William Joseph Kentridge (South African, born 1955) 'Arc/Procession 9'
Lot 204
William Joseph Kentridge (South African, born 1955) 'Arc/Procession 9'
Sold for £31,250 (US$ 52,494) inc. premium
Lot Details
William Joseph Kentridge (South African, born 1955)
'Arc/Procession 9'
signed and dated 'Kentridge '89' (centre right) and inscribed 'Arc/Procession 9 / Sept 25 1989' (upper right), bears studio stamp 'W.J.Kentridge / 21 Liddel Street' (upper right)
charcoal and chalk
51 x 72cm (20 1/16 x 28 3/8in).

Footnotes

  • PROVENANCE
    Acquired at Cassirer Fine Art and Gallery on the Market, Johannesburg, William Kentridge: Drawings and Graphics, 1990
    A private collection


    The problem of depicting massed crowds has long been a productive avenue for formal innovation in Kentridge's work. One of the most successful outcomes has been the use of the processional arc: a transverse 'slice' or band of protestors spread out in a fan-like shape. As the eye cannot take in all the forms simultaneously, but must by necessity follow the curve, the image conjures a sense of thick time, of continuity, that the standard linear arrangement does not.

    The inspiration for arranging figures in an arc came from a circular, fifteenth-century drawing that Kentridge saw in the Metropolitan Museum of Art, New York, in 1985: "I remember thinking that I could put people around that circle and I would have a form that could be used to show a lot of people moving and that would encapsulate time, without simply being a photograph of a crowd. A section of it then became the series of Arc/Procession drawings."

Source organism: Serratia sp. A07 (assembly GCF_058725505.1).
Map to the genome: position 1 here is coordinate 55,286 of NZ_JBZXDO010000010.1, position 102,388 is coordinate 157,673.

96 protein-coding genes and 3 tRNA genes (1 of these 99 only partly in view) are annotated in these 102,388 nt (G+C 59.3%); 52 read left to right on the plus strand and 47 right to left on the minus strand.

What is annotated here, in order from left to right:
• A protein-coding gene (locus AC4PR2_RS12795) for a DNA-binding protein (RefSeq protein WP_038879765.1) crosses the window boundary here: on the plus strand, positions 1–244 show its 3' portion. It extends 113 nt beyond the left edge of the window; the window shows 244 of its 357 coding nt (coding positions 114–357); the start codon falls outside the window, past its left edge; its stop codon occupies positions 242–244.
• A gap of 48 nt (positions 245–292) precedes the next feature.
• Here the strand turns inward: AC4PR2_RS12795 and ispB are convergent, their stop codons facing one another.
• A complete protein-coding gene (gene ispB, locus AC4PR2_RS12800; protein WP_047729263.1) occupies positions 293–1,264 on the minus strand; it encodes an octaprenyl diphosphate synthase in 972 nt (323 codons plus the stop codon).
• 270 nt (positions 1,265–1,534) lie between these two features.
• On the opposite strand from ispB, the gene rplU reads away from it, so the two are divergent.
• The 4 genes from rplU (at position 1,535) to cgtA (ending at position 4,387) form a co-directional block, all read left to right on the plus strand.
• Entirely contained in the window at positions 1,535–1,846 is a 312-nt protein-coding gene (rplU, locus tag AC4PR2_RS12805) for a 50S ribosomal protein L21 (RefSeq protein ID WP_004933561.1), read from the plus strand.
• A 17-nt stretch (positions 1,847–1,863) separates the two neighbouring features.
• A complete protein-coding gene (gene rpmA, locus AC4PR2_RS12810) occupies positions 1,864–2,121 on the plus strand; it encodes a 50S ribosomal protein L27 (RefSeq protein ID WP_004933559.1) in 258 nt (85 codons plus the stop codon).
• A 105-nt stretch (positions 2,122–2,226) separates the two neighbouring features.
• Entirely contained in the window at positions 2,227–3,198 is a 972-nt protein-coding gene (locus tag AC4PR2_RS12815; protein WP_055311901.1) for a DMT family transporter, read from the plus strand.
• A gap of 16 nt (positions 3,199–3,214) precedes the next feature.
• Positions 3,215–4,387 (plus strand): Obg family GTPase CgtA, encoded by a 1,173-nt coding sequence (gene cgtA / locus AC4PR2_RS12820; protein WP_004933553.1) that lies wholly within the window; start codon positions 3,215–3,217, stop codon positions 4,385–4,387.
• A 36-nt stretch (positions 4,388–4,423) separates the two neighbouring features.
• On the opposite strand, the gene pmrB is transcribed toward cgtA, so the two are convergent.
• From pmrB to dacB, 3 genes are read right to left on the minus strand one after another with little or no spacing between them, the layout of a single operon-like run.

Megaphones and miners, businessmen and buckets are the proponents of this decidedly unheroic cavalcade, many of them familiar from earlier drawings. The figure below the arc, with his truncated field of view, may suggest the position of the viewer, as the 1990 works which resulted from the experimental drawings of 1989 – Arc Procession (Develop, Catch Up, Even Surpass) (a monumental work in the collection of the Tate Modern) and Arc Procession (Smoke, Ashes, Fable) – are "executed on an architectural scale and are installed above eye level, like the carved relief friezes on triumphal arches".

    The same character appears in a very similar Arc/Procession drawing from 1989 in the collection of the British Museum. The studio stamp on the drawing refers to the artist's home in the 1980s in the inner-city Johannesburg suburb of Bertrams. The run-down suburb's characters and cast-offs make their appearance in several of Kentridge's works.

    BIBLIOGRAPHY:
    K. McCrickard, William Kentridge, (London, 2012), p.30
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